NYSSMA offers an annual Spring Evaluation Festival every year, and our piano teacher suggested my son apply for this prestigious evaluation for professional feedback. He has been playing piano for over two years and plays beautifully, but since he hasn’t been heavily trained to sight read she suggested he start with Level I. There are 6 levels, and we are hoping to reach at least 4 (but if our young man wants to keep going all the way, we are going to keep going all that way!). This year my son participated with “First Sonatina” as his solo piece, and C, D, and G as his scales. He also had to sight read as part of his evaluation, during which we weren’t allowed in the room, so I don’t know what he played for this. I also wasn’t allowed to take pictures of him during the evaluation (out of respect for privacy), so all our pictures are of him waiting for his turn, and after ☺️
He is a great piano player, currently playing songs like “Piano Man” by Billy Joel and “Canon in D Major” by Pachelbel. When he first tries a song, he slowly plays through the piece, and by the second run through I can easily recognize it. By the third play, I can sing and hum along, so I know he can read music well, even if he doesn’t necessarily play a new piece perfectly on his first sight reading. This will come with time, and I’m so proud of him.
NYSSMA stands for New York State School Music Association, and every year, thousands of students from all across the state perform for judges for evaluation in a variety of musical instruments. I was nerve-wracked about the process (and how he’d be evaluated- even though I knew he was skilled and very confident), but it was really very smooth and everyone at NYSSMA at the Corona Arts & Sciences Academy made everything easy. For those of you who are planning to “do NYSSMA” in the future and curious about the procedure, here is what happens:
We apply with our piece of choice from a pre-approved selection, and inform them of what scales the applicant has ready. We are sent a letter to bring in to register with, and must arrive at least 15 minutes before our evaluation appointment to register. If you aren’t familiar with the area, traffic is a little crazy and parking can be difficult, so I would suggest arriving much earlier. We planned to arrive 45 minutes earlier, and it’s a good thing because we not only hit traffic, but it took us almost 25 minutes to find a parking spot. Once we registered inside the building, we were given a scoring form, and we were told to wait until it was 10 minutes before our appointment to proceeded to our reserved testing room. The halls on the testing floors were filled with other children waiting their turn, and parents waiting for their children. Honestly, it was well organized, because at each station, there were only the children who were completing their evaluations, and the very next person waiting their turn, so it wasn’t chaotic. Most of the students waiting for their times were in a main waiting area downstairs, where children who completed their evaluations were also awaiting their results. There was ample time for each student, and they held to their appointment times so everything ran very smoothly. We listened to music students with violins, oboes, tubas, and other instruments practicing their scales and pieces while they waited.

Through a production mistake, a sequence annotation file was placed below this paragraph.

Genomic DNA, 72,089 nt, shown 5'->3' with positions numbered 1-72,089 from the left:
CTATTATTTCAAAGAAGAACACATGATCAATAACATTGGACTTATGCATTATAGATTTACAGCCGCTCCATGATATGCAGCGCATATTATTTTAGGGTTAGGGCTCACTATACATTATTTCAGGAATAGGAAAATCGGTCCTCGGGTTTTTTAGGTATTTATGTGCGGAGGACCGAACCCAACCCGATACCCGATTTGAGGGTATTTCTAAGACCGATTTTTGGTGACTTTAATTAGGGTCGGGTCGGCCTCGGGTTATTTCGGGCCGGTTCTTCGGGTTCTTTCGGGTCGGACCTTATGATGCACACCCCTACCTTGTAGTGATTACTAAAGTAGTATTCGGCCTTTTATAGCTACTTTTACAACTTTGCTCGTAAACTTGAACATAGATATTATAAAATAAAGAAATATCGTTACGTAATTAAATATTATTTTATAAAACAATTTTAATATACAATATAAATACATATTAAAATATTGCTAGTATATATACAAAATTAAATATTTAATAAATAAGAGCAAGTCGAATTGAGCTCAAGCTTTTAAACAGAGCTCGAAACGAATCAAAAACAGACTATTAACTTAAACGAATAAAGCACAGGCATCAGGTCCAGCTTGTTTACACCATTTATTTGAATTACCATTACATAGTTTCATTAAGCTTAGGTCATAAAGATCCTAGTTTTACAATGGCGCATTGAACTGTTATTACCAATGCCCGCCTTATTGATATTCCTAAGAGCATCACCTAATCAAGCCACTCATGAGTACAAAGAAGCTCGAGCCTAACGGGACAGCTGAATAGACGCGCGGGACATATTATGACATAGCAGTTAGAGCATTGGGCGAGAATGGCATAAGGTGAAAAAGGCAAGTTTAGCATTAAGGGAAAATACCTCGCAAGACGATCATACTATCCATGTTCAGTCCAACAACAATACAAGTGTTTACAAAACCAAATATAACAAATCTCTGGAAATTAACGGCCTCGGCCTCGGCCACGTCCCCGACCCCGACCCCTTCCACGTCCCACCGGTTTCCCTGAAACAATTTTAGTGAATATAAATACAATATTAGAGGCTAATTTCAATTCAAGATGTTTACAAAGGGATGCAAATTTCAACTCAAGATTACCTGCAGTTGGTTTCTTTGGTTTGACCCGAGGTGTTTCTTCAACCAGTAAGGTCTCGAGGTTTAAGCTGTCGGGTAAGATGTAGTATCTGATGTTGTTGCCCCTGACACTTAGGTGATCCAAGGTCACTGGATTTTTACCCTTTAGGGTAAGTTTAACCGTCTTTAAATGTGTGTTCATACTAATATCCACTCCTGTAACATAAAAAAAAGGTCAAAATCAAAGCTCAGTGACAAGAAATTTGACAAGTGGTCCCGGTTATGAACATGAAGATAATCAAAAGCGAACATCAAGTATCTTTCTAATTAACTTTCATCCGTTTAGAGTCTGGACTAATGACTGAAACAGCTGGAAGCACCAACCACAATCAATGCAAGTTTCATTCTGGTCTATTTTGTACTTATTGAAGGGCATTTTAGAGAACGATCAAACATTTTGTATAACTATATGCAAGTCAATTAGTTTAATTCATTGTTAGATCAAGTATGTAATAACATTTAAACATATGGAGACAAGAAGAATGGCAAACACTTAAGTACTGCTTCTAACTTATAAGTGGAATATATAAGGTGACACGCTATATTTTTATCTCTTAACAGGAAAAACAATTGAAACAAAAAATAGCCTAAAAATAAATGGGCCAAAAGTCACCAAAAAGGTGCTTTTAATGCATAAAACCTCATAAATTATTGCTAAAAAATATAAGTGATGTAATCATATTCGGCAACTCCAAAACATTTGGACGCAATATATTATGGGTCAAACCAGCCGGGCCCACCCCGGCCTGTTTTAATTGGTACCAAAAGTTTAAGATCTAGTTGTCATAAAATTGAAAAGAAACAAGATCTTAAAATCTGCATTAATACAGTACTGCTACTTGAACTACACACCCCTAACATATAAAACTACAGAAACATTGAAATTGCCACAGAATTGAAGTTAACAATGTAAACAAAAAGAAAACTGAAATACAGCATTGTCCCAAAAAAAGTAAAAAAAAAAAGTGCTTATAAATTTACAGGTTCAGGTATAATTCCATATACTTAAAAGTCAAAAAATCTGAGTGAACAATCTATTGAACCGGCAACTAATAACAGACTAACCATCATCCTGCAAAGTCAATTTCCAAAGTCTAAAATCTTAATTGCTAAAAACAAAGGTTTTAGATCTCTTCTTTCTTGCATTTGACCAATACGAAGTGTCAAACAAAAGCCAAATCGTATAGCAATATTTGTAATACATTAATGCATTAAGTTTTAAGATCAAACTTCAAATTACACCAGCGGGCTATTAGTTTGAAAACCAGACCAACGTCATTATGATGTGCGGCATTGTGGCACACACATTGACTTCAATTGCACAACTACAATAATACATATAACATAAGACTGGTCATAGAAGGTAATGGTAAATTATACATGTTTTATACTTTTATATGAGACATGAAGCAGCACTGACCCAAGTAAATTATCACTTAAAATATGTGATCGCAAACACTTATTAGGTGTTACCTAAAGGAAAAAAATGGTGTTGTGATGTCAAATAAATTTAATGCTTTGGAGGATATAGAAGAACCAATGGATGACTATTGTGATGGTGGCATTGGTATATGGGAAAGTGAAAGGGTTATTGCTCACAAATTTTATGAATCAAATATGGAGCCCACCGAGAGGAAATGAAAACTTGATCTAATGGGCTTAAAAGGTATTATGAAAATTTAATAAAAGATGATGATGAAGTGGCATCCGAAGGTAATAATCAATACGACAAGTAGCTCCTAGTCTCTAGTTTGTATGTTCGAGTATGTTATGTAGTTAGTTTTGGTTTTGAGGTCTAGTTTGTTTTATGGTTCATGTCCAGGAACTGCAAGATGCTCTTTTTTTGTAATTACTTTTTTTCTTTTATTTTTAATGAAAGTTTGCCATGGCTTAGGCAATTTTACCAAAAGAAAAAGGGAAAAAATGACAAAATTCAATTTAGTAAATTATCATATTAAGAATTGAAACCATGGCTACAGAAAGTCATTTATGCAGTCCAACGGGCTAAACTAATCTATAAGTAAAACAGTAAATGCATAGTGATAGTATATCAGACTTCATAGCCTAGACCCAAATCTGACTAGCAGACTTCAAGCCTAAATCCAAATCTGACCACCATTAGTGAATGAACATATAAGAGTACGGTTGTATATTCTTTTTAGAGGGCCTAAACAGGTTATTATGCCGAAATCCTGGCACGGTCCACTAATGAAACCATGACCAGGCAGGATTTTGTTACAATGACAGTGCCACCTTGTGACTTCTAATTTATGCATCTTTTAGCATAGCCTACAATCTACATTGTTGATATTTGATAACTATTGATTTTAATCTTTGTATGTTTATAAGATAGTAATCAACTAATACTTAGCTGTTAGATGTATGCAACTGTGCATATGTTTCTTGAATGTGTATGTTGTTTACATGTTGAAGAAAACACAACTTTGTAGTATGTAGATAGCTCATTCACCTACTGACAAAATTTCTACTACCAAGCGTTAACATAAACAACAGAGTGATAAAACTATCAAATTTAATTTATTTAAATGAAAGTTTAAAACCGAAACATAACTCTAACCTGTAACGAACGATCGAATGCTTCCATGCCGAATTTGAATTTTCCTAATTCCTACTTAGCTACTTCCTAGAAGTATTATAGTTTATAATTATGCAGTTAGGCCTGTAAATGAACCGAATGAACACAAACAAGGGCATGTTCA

When it was our turn, we were allowed to listen to our son play his scales and chosen piece, and then we exited the room while he played a new piece he never practiced before for the judge, to test his sight reading skills. We discovered later that his main interest while in the room was a Mario Brothers magnet set on the white board in the room (he apparently asked the judge if he could stay and play with it when his turn was over 😂), and we proceeded back down to the main waiting room, where every 15 minutes, the latest evaluations are brought down. When our son was called, he picked up his form and handed it to us, and needless to say, my worries were over. I was so, so pleased ♥︎